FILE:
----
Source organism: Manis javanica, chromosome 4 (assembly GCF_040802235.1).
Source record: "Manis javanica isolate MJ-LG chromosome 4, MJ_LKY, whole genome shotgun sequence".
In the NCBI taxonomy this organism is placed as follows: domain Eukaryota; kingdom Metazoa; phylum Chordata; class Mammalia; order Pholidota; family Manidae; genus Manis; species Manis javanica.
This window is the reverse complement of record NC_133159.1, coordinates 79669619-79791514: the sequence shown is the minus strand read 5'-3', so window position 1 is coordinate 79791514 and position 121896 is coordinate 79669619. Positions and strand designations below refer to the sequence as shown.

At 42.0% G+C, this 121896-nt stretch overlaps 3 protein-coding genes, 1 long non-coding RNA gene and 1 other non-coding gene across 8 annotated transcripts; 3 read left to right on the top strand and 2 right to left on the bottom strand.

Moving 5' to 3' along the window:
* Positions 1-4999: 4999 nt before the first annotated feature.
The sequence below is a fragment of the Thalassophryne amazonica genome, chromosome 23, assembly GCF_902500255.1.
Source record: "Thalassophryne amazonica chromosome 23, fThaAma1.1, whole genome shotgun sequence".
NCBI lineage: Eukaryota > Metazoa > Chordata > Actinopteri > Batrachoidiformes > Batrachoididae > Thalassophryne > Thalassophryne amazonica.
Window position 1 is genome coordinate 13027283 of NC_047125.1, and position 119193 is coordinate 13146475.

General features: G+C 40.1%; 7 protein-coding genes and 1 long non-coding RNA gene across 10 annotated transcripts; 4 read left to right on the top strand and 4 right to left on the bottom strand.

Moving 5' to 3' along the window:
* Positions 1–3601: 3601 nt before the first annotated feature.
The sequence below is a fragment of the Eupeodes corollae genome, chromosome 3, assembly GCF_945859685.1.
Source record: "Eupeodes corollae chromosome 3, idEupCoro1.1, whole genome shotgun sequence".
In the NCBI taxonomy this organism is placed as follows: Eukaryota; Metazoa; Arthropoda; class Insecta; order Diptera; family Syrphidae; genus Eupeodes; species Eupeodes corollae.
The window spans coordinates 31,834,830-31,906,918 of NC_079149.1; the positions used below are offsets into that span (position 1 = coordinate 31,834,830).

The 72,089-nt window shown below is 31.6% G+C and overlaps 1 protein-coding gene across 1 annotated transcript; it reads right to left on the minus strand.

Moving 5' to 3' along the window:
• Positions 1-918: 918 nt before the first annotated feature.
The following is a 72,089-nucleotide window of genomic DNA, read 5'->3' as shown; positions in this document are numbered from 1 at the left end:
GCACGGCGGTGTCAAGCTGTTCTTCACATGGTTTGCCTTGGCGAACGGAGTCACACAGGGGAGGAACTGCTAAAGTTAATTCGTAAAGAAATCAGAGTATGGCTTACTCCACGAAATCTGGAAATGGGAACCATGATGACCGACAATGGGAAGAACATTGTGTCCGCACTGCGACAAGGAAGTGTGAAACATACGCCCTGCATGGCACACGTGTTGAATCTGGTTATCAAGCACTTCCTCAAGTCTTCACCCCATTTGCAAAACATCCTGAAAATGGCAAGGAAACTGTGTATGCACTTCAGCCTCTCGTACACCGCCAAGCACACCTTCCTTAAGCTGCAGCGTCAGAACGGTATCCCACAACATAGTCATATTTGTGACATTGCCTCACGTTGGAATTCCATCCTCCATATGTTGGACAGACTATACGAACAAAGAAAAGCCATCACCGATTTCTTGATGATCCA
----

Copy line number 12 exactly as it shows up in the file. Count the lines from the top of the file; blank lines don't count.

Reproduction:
General features: G+C 40.1%; 7 protein-coding genes and 1 long non-coding RNA gene across 10 annotated transcripts; 4 read left to right on the top strand and 4 right to left on the bottom strand.